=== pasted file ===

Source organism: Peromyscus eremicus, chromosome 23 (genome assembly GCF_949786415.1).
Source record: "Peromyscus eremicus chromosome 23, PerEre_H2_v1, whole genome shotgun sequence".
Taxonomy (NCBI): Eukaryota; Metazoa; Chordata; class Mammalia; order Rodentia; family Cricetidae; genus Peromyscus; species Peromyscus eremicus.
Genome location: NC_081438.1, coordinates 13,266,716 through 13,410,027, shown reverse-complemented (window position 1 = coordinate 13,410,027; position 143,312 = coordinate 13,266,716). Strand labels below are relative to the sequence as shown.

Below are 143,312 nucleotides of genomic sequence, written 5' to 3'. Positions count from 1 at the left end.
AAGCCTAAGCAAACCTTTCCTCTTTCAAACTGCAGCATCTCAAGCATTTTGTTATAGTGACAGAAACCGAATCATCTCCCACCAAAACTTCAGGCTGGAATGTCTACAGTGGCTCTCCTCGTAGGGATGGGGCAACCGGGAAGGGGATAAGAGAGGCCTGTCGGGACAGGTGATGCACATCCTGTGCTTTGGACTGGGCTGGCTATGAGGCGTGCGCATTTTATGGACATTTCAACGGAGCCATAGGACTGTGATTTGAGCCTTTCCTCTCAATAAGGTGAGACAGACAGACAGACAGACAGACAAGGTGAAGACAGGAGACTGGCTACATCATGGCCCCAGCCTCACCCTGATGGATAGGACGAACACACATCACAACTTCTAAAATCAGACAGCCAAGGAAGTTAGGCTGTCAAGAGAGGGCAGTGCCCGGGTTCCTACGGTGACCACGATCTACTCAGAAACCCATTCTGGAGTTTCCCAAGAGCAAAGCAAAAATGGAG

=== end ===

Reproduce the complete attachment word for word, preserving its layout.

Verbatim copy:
Source organism: Peromyscus eremicus, chromosome 23 (genome assembly GCF_949786415.1).
Source record: "Peromyscus eremicus chromosome 23, PerEre_H2_v1, whole genome shotgun sequence".
Taxonomy (NCBI): Eukaryota; Metazoa; Chordata; class Mammalia; order Rodentia; family Cricetidae; genus Peromyscus; species Peromyscus eremicus.
Genome location: NC_081438.1, coordinates 13,266,716 through 13,410,027, shown reverse-complemented (window position 1 = coordinate 13,410,027; position 143,312 = coordinate 13,266,716). Strand labels below are relative to the sequence as shown.

Below are 143,312 nucleotides of genomic sequence, written 5' to 3'. Positions count from 1 at the left end.
AAGCCTAAGCAAACCTTTCCTCTTTCAAACTGCAGCATCTCAAGCATTTTGTTATAGTGACAGAAACCGAATCATCTCCCACCAAAACTTCAGGCTGGAATGTCTACAGTGGCTCTCCTCGTAGGGATGGGGCAACCGGGAAGGGGATAAGAGAGGCCTGTCGGGACAGGTGATGCACATCCTGTGCTTTGGACTGGGCTGGCTATGAGGCGTGCGCATTTTATGGACATTTCAACGGAGCCATAGGACTGTGATTTGAGCCTTTCCTCTCAATAAGGTGAGACAGACAGACAGACAGACAGACAAGGTGAAGACAGGAGACTGGCTACATCATGGCCCCAGCCTCACCCTGATGGATAGGACGAACACACATCACAACTTCTAAAATCAGACAGCCAAGGAAGTTAGGCTGTCAAGAGAGGGCAGTGCCCGGGTTCCTACGGTGACCACGATCTACTCAGAAACCCATTCTGGAGTTTCCCAAGAGCAAAGCAAAAATGGAG